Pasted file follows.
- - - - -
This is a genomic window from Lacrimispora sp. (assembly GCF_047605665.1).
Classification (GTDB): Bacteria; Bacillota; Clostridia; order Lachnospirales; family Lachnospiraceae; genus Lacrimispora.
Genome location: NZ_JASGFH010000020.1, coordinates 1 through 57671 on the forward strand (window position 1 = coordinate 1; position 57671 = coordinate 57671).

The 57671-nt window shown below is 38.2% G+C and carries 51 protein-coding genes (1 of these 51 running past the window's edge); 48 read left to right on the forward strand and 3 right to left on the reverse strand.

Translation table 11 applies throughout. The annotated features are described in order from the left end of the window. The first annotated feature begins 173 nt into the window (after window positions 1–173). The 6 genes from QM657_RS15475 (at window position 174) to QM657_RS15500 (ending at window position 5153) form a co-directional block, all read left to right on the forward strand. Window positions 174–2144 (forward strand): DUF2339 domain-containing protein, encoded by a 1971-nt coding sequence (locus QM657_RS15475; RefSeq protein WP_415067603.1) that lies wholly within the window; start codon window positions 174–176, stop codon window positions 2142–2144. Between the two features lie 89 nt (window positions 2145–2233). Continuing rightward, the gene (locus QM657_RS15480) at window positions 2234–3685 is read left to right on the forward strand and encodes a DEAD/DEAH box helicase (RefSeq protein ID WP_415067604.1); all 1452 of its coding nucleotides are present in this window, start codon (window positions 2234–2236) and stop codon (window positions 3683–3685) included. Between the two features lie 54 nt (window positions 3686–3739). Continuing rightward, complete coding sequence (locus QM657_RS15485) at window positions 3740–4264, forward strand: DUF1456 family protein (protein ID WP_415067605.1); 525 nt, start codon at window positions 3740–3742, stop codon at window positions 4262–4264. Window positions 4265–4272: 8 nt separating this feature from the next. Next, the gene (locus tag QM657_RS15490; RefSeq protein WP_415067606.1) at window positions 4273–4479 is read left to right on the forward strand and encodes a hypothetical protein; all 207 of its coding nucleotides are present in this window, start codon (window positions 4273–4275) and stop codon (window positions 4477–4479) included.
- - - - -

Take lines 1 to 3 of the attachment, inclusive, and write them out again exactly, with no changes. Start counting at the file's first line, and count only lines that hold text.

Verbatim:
This is a genomic window from Lacrimispora sp. (assembly GCF_047605665.1).
Classification (GTDB): Bacteria; Bacillota; Clostridia; order Lachnospirales; family Lachnospiraceae; genus Lacrimispora.
Genome location: NZ_JASGFH010000020.1, coordinates 1 through 57671 on the forward strand (window position 1 = coordinate 1; position 57671 = coordinate 57671).